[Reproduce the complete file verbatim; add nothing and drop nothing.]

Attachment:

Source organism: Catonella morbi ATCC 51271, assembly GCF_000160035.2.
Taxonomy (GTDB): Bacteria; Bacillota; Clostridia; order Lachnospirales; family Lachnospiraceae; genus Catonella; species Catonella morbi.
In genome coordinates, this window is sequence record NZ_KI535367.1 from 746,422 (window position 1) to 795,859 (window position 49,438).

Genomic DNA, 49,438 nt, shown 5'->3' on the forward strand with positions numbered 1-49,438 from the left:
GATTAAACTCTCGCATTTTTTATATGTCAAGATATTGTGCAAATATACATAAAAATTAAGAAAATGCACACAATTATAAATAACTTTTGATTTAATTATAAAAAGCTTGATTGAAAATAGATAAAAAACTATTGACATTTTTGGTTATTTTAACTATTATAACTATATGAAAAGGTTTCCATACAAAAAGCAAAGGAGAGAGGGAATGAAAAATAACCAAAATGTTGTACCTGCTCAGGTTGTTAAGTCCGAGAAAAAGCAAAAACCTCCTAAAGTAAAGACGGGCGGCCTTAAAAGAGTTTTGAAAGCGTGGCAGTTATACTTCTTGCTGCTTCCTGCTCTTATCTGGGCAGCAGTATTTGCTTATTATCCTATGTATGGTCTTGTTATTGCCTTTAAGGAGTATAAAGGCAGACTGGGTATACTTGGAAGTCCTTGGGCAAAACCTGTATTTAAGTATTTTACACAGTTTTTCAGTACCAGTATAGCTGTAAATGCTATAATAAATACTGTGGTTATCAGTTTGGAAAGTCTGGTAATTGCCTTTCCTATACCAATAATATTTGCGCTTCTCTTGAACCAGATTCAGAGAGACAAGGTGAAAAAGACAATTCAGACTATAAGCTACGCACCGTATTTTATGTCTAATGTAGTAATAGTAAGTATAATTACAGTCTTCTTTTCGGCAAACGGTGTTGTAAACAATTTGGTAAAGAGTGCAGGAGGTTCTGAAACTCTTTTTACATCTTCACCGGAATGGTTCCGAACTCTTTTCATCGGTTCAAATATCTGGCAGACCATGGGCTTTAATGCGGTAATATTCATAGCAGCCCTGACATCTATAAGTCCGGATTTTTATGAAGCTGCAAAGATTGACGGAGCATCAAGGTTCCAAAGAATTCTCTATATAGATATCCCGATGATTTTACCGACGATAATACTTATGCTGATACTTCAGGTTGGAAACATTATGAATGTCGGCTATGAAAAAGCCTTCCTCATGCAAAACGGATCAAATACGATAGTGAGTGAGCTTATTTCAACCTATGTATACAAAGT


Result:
Source organism: Catonella morbi ATCC 51271, assembly GCF_000160035.2.
Taxonomy (GTDB): Bacteria; Bacillota; Clostridia; order Lachnospirales; family Lachnospiraceae; genus Catonella; species Catonella morbi.
In genome coordinates, this window is sequence record NZ_KI535367.1 from 746,422 (window position 1) to 795,859 (window position 49,438).

Genomic DNA, 49,438 nt, shown 5'->3' on the forward strand with positions numbered 1-49,438 from the left:
GATTAAACTCTCGCATTTTTTATATGTCAAGATATTGTGCAAATATACATAAAAATTAAGAAAATGCACACAATTATAAATAACTTTTGATTTAATTATAAAAAGCTTGATTGAAAATAGATAAAAAACTATTGACATTTTTGGTTATTTTAACTATTATAACTATATGAAAAGGTTTCCATACAAAAAGCAAAGGAGAGAGGGAATGAAAAATAACCAAAATGTTGTACCTGCTCAGGTTGTTAAGTCCGAGAAAAAGCAAAAACCTCCTAAAGTAAAGACGGGCGGCCTTAAAAGAGTTTTGAAAGCGTGGCAGTTATACTTCTTGCTGCTTCCTGCTCTTATCTGGGCAGCAGTATTTGCTTATTATCCTATGTATGGTCTTGTTATTGCCTTTAAGGAGTATAAAGGCAGACTGGGTATACTTGGAAGTCCTTGGGCAAAACCTGTATTTAAGTATTTTACACAGTTTTTCAGTACCAGTATAGCTGTAAATGCTATAATAAATACTGTGGTTATCAGTTTGGAAAGTCTGGTAATTGCCTTTCCTATACCAATAATATTTGCGCTTCTCTTGAACCAGATTCAGAGAGACAAGGTGAAAAAGACAATTCAGACTATAAGCTACGCACCGTATTTTATGTCTAATGTAGTAATAGTAAGTATAATTACAGTCTTCTTTTCGGCAAACGGTGTTGTAAACAATTTGGTAAAGAGTGCAGGAGGTTCTGAAACTCTTTTTACATCTTCACCGGAATGGTTCCGAACTCTTTTCATCGGTTCAAATATCTGGCAGACCATGGGCTTTAATGCGGTAATATTCATAGCAGCCCTGACATCTATAAGTCCGGATTTTTATGAAGCTGCAAAGATTGACGGAGCATCAAGGTTCCAAAGAATTCTCTATATAGATATCCCGATGATTTTACCGACGATAATACTTATGCTGATACTTCAGGTTGGAAACATTATGAATGTCGGCTATGAAAAAGCCTTCCTCATGCAAAACGGATCAAATACGATAGTGAGTGAGCTTATTTCAACCTATGTATACAAAGT